Women are marginalized in social media. Whoa, big fella, hold onto that comment trigger finger. It's not your fault. I actually respect and like what you have to say. I do, however, find myself opening more of your links than that of my estrogen-endowed sisterhood. It's actually my fault. Yes, I said it. My fault.
I'm certain it's something hard-wired from years of societal tutelage insisting men are the leaders and thinkers, especially in the digital space. Regardless, we need to fix the social media gender gap. Women make up the majority of social media users, but have less share of voice than our male counterparts when it comes to social media thought leadership. In @BrianSolis's "Chicks Rule" post, he shows 57 percent of the Twitter audience is female. Huh? So, where are all the smart babes? I'm thinking a decent portion of that 57 percent must be scantily-clad spambots searching for some clientele.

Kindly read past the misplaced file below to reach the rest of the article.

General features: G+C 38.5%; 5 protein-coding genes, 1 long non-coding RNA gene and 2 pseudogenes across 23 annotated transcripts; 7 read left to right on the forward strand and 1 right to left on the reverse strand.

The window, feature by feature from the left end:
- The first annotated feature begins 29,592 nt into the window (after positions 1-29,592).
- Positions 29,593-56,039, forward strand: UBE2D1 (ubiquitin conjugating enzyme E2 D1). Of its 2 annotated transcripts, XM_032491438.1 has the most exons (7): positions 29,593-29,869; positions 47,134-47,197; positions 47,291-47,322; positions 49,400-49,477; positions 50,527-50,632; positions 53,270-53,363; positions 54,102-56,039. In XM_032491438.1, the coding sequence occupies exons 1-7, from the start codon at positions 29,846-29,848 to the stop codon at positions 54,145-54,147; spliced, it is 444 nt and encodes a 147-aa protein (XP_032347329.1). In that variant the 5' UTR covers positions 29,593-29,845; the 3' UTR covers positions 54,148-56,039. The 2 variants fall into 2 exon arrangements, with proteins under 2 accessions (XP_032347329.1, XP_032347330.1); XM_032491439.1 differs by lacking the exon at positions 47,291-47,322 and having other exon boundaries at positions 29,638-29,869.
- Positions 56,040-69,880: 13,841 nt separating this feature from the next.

When I searched online to find the forbidden fruit, I found Ron Hudson's (a guy) list of the "50 Most Powerful and Influential Women in Social Media." Boy, was I excited. When I clicked on that little piece of digital gold, however, I found the link wasn't available any longer. So fitting. In content bits I found around the post, gals with more general presence seemed to make up the list, not the matriarchal power players of the marketing arena I was searching for. What I'm attracted to are those gals with killer instinct for leadership, fearless creative ideas and an ingrained design ethos that exudes through every tweet.
So who are the women leaders, the "Twestrogen Guides," to lead our pink march to the capital of Digital Land? As much as I respect both @Alyssa_Milano and @mrskutcher for their Eighties television achievements and unexplainable ability to defy aging, they are not the end all be all of social media thinking, despite their prolific and often times inspired tweeting.
As I scroll through my Twitter feed I find only a few smart social media gals I like to read:
Are there others? Please, dear God, tell me yes. And, of course, I welcome girl talk, even if you're a boy: @gretchenramsey.
Photo credit: Flickr Creative Commons, Linda Hamilton in Terminator 2: Judgement Day, 1991, TriStar, courtesy of Everett Collection